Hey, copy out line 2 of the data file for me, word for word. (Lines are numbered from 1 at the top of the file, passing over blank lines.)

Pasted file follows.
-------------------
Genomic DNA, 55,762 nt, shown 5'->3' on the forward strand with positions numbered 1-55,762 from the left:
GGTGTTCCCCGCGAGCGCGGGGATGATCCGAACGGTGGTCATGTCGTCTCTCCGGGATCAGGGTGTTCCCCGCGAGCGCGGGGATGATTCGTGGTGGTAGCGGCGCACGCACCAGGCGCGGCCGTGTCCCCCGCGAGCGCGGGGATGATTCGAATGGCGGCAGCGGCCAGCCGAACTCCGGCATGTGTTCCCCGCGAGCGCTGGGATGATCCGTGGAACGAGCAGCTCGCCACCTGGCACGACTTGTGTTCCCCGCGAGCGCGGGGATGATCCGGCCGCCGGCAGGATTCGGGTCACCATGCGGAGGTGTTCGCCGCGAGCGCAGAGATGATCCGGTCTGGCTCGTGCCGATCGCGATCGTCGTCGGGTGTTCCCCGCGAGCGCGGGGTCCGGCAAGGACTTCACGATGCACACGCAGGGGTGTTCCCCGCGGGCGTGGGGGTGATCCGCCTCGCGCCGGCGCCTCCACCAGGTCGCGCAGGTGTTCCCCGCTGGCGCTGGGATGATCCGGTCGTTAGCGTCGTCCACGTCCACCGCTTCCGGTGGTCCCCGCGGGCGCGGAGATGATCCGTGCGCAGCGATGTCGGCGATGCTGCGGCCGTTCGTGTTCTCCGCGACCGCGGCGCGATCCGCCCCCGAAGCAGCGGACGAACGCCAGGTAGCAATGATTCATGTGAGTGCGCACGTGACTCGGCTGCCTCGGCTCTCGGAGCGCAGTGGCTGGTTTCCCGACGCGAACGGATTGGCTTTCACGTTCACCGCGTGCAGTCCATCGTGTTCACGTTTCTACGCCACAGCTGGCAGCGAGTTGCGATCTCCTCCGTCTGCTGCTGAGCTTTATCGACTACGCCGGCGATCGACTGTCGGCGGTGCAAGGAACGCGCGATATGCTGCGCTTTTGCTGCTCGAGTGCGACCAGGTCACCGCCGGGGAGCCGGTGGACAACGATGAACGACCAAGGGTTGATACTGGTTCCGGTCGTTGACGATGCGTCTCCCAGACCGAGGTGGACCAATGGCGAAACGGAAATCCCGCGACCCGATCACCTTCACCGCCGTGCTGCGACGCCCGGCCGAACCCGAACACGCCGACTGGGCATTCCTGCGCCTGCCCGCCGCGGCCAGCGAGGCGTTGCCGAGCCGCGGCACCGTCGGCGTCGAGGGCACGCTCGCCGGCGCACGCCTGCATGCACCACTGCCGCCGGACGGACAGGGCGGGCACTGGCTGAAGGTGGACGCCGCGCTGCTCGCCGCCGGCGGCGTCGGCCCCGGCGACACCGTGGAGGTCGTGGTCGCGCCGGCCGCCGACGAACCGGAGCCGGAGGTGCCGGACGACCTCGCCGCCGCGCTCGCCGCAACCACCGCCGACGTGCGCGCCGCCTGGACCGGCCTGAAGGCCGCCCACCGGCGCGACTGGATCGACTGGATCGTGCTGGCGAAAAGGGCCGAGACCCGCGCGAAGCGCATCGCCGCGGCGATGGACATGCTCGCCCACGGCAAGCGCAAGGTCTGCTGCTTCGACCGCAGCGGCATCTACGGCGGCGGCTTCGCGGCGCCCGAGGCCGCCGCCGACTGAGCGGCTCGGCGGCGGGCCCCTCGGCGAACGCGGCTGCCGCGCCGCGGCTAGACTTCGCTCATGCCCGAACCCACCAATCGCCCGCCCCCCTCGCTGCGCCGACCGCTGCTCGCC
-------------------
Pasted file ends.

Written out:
GGTGTTCCCCGCGAGCGCGGGGATGATCCGAACGGTGGTCATGTCGTCTCTCCGGGATCAGGGTGTTCCCCGCGAGCGCGGGGATGATTCGTGGTGGTAGCGGCGCACGCACCAGGCGCGGCCGTGTCCCCCGCGAGCGCGGGGATGATTCGAATGGCGGCAGCGGCCAGCCGAACTCCGGCATGTGTTCCCCGCGAGCGCTGGGATGATCCGTGGAACGAGCAGCTCGCCACCTGGCACGACTTGTGTTCCCCGCGAGCGCGGGGATGATCCGGCCGCCGGCAGGATTCGGGTCACCATGCGGAGGTGTTCGCCGCGAGCGCAGAGATGATCCGGTCTGGCTCGTGCCGATCGCGATCGTCGTCGGGTGTTCCCCGCGAGCGCGGGGTCCGGCAAGGACTTCACGATGCACACGCAGGGGTGTTCCCCGCGGGCGTGGGGGTGATCCGCCTCGCGCCGGCGCCTCCACCAGGTCGCGCAGGTGTTCCCCGCTGGCGCTGGGATGATCCGGTCGTTAGCGTCGTCCACGTCCACCGCTTCCGGTGGTCCCCGCGGGCGCGGAGATGATCCGTGCGCAGCGATGTCGGCGATGCTGCGGCCGTTCGTGTTCTCCGCGACCGCGGCGCGATCCGCCCCCGAAGCAGCGGACGAACGCCAGGTAGCAATGATTCATGTGAGTGCGCACGTGACTCGGCTGCCTCGGCTCTCGGAGCGCAGTGGCTGGTTTCCCGACGCGAACGGATTGGCTTTCACGTTCACCGCGTGCAGTCCATCGTGTTCACGTTTCTACGCCACAGCTGGCAGCGAGTTGCGATCTCCTCCGTCTGCTGCTGAGCTTTATCGACTACGCCGGCGATCGACTGTCGGCGGTGCAAGGAACGCGCGATATGCTGCGCTTTTGCTGCTCGAGTGCGACCAGGTCACCGCCGGGGAGCCGGTGGACAACGATGAACGACCAAGGGTTGATACTGGTTCCGGTCGTTGACGATGCGTCTCCCAGACCGAGGTGGACCAATGGCGAAACGGAAATCCCGCGACCCGATCACCTTCACCGCCGTGCTGCGACGCCCGGCCGAACCCGAACACGCCGACTGGGCATTCCTGCGCCTGCCCGCCGCGGCCAGCGAGGCGTTGCCGAGCCGCGGCACCGTCGGCGTCGAGGGCACGCTCGCCGGCGCACGCCTGCATGCACCACTGCCGCCGGACGGACAGGGCGGGCACTGGCTGAAGGTGGACGCCGCGCTGCTCGCCGCCGGCGGCGTCGGCCCCGGCGACACCGTGGAGGTCGTGGTCGCGCCGGCCGCCGACGAACCGGAGCCGGAGGTGCCGGACGACCTCGCCGCCGCGCTCGCCGCAACCACCGCCGACGTGCGCGCCGCCTGGACCGGCCTGAAGGCCGCCCACCGGCGCGACTGGATCGACTGGATCGTGCTGGCGAAAAGGGCCGAGACCCGCGCGAAGCGCATCGCCGCGGCGATGGACATGCTCGCCCACGGCAAGCGCAAGGTCTGCTGCTTCGACCGCAGCGGCATCTACGGCGGCGGCTTCGCGGCGCCCGAGGCCGCCGCCGACTGAGCGGCTCGGCGGCGGGCCCCTCGGCGAACGCGGCTGCCGCGCCGCGGCTAGACTTCGCTCATGCCCGAACCCACCAATCGCCCGCCCCCCTCGCTGCGCCGACCGCTGCTCGCC